- India’s current account deficit widened to USD 23.0 bn in Q3 FY22 (2.7% of GDP) from a deficit of USD 9.9 bn (1.3% of GDP) in Q2 FY22.
- This is primarily driven by an expansion of merchandise trade deficit to a record high of USD 60.4 bn in Q3 FY22 primarily led by higher imports attributable to the gradual unlocking of the economy along with festive demand. The run up seen in global commodity prices during the quarter also led imports to go up sharply during the quarter.
- The deterioration in capital account led to a squeeze in the net balance of payments (BoP) surplus that shrunk substantially to USD 0.5 bn in Q3 FY22 from a healthy surplus of USD 31.2 bn in Q2 FY22.
- The expansion of current account deficit is expected to persist in Q4 FY22 amidst gradual unlocking of economy and the spike in global commodity prices due to the Russia-Ukraine ongoing conflict.
- We expect FY22 current account deficit to print at USD 50 bn (with possibility of a minor upside). With FPI selling at a record USD 15.7 bn in Q4 FY22, the BoP in the final quarter of the fiscal year is bound to turn negative.
- For FY23, assuming an average price of Brent oil at USD 97 pb levels, we project current account deficit to widen to USD 85 bn.
Highlights of Q3 FY22
- The deterioration in current account balance is primarily a manifestation of a wider merchandise trade deficit, from USD 44.5 bn in Q2 FY22 to a record high of USD 60.4 bn in Q3 FY22 primarily due to a sharp pickup in imports. This is attributable to the gradual unlocking of the economy further supported by festive demand along with the run up seen in global commodity prices during the quarter.
- Meanwhile, the invisible surplus strengthened to a record high of USD 37.4 bn in Q3 FY22 from USD 34.6 bn in Q2 FY22 on the back of a healthy traction in IT exports and transfers.
- For the first time in the post pandemic phase, foreign investment flows turned negative as portfolio outflows exceeded direct investment inflow. We also note that portfolio outflow of USD 5.8 bn (on account of repricing of taper expectations by the Fed along with Omicron related uncertainty) is the largest outflow since the beginning of the pandemic.
- Amidst a pickup in imports, short term trade credit jumped to record high of USD 9.0 bn in Q3 FY22 from USD 2.4 bn in Q2 FY22.
- Bank capital printed a healthy inflow of USD 8.2 bn in Q3 FY22 from a meagre USD 0.4 bn in Q2 FY22.
The expansion of India’s current account deficit is expected to persist in Q4 FY22 amidst gradual unlocking of the economy and the spike in global commodity prices due to the ongoing geopolitical conflict involving Russia and Ukraine. As such, we continue to expect FY22 current account deficit to print USD 50 bn (with possibility of a minor upside). With FPI selling of USD 15.7 bn during Q4 FY22 (resulting in a record outflow), the BoP in the final quarter of the fiscal year is bound to turn negative.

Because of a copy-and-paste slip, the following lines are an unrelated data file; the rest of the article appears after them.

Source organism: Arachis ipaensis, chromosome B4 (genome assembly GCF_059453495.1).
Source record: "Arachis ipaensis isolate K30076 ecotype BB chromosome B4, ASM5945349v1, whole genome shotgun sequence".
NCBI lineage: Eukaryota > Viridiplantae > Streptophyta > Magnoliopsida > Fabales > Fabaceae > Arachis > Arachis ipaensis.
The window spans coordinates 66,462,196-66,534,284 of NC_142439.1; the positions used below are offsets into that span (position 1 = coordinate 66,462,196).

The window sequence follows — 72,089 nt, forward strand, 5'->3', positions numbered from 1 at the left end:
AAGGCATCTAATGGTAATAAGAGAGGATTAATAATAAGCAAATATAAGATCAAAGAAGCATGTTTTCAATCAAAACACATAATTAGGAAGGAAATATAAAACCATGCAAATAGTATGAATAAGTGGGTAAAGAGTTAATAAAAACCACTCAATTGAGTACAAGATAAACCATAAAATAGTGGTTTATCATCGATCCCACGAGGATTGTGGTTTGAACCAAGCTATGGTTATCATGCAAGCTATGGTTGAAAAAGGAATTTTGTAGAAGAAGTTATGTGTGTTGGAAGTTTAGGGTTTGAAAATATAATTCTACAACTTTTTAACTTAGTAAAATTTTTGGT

For FY23, assuming an average price of Brent oil at USD 97 pb levels in the base case scenario (average of monthly future prices for the next 12 contracts), we project current account deficit to widen to USD 85 bn. The expectation of a wider current account deficit not just rests upon the likelihood of elevated global commodity prices, but is also contingent upon the following factors playing a role:
- Unlocking of the economy post the receding of Omicron wave will once again revive pent-up demand (most states are expected to completely do away with all lockdown restrictions from Apr-22 onwards).
- Improving vaccination cover including vaccination for non-adults (60% of the population has so far received two doses) will limit future Covid led economy disruptions and also aid organic recovery, which continues to find support from accommodative monetary policy and capex focused fiscal policy.
- While PLIs would start accreting to export buoyancy in a gradual manner from FY23 onwards, we also need to be cognizant of continued supply side disruption due to Covid (of late there is resurgence in infections in South Korea, Vietnam, Japan, China, Germany, etc.) as also on account of the Russia-Ukraine conflict.
- The pressure on trade deficit is increasing at a time when portfolio outflows have remained persistent since Oct-21. Elevated domestic equity valuations vis-à-vis peers, surge in global commodity prices on account of geopolitical conflict, aggressive normalization of US monetary policy, and lack of any firm commitment from the FY23 Union Budget with respect to India’s inclusion in global bond indices could keep portfolio flows subdued in the near term.
As such, we expect FY23 BoP to register a moderate deficit of USD 8 bn as against an healthy overall surplus in FY22.
Table 1: Key items within India’s BoP